Abstract 1634: Effects of the DP1-receptor Antagonist MK-0524 on Nicotinic Acid-Induced Flushing in Lipid Clinic Patients
OBJECTIVES: Niacin (nicotinic acid) is not optimally utilized because of flushing, a process mediated by PGD2, leading to poor patient compliance and inadequate dosing. This Phase IIB study assessed the benefit of the DP1-receptor antagonist, MK-0524, on extended-release niacin (ERN)-induced flushing.
METHODS: Patients (N=412) were randomized to ERN 1g (given as NIASPAN®, with no prior titration) + MK-0524 placebo, 18.75, 37.5, 75, or 150 mg, or double-placebo for 4 wks (acute phase), with doubling of the respective doses for the remaining 4 wks (chronic phase). Patients reported flushing intensity using the validated Global Flushing Severity Score (GFSS; none/mild [0–3], moderate [4 – 6], severe [7–9], extreme ) in a daily eDiary. A subset of patients was randomized to MK-0524 150 mg versus placebo in a 4-week crossover safety study.
RESULTS: Patients on MK-0524 + ERN reported significantly lower acute (dose-response p<0.001) and chronic phase (dose-response p=0.021) flushing intensity compared to ERN alone. At each coadministered MK-0524 dose, there was a significantly (p<0.05) lower flushing intensity versus ERN alone (figure⇓: data from first week of acute phase, all MK-0524 doses pooled). MK-0524 150 mg had no meaningful effect on lipids, nor did it impact the lipid-altering effects of ERN. There was a low incidence of adverse experiences with MK-0524, either alone or coadministered with ERN.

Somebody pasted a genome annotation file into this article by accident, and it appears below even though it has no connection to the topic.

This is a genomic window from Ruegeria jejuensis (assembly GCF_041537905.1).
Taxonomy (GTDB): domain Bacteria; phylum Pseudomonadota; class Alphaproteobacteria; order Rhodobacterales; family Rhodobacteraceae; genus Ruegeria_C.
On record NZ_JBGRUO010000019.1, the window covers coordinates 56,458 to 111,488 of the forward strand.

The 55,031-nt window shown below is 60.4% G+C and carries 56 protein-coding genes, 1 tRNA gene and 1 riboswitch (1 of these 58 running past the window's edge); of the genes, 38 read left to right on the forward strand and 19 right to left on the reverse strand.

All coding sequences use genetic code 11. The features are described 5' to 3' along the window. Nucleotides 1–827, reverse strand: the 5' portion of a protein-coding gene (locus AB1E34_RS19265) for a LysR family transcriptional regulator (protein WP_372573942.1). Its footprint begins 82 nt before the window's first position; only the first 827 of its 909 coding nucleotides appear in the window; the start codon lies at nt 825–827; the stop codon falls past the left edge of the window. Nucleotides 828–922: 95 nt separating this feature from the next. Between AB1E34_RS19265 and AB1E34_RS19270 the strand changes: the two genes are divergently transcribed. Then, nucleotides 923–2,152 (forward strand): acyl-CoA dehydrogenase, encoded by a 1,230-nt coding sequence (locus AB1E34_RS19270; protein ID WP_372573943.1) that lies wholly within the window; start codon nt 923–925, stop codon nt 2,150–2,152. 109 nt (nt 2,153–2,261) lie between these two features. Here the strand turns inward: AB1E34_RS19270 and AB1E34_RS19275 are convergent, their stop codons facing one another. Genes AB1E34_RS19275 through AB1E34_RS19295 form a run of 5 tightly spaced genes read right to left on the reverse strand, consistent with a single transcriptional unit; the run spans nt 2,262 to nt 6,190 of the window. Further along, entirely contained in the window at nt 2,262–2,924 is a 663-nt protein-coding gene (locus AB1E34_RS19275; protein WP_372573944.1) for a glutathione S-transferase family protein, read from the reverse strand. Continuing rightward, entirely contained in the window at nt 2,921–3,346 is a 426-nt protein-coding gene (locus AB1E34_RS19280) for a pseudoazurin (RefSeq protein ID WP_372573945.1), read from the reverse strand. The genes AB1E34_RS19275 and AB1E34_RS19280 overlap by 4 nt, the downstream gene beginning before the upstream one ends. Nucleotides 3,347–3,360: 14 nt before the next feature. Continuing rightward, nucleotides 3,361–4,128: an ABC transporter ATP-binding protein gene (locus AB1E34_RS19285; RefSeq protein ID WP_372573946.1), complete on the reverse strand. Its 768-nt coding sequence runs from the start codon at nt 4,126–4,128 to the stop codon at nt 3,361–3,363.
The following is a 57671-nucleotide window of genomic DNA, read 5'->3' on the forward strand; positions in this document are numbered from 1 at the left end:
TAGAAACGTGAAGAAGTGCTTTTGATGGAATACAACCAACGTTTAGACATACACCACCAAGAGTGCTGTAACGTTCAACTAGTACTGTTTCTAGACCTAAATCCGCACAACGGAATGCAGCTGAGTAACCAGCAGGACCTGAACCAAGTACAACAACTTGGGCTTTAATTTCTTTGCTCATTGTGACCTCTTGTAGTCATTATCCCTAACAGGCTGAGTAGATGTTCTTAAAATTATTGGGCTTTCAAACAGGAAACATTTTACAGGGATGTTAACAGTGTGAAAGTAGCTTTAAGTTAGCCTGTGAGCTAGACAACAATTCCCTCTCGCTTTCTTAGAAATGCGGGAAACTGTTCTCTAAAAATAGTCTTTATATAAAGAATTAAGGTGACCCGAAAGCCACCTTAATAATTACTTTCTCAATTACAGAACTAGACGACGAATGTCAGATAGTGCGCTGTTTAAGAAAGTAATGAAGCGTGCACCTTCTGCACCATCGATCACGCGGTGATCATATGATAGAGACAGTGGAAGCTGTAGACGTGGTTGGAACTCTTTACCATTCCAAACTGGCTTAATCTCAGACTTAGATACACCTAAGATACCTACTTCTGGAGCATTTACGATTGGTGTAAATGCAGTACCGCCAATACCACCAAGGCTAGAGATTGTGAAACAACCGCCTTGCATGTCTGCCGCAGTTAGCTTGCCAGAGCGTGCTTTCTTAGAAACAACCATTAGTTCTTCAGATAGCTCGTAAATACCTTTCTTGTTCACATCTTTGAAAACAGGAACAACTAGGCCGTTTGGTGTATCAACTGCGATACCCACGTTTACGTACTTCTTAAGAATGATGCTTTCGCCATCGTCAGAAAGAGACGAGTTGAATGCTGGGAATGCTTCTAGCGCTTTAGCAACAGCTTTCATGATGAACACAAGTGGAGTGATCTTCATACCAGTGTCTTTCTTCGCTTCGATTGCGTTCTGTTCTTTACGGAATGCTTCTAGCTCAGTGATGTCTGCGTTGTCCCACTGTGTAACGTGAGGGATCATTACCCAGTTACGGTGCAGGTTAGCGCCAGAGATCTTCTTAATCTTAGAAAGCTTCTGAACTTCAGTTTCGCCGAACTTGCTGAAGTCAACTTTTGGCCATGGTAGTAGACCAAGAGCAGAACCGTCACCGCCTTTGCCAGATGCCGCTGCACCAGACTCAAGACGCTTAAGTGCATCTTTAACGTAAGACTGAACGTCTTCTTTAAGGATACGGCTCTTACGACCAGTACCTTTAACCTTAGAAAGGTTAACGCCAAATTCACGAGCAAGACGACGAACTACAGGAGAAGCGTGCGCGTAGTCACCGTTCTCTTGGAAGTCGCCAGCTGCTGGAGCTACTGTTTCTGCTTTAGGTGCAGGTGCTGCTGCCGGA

CONCLUSIONS: Patients receiving MK-0524 had significantly lower flushing intensity associated with ERN treatment. MK-0524 could significantly improve both tolerability and achievement of optimal therapeutic dosing of niacin, a therapy proven to reduce cardiovascular risk.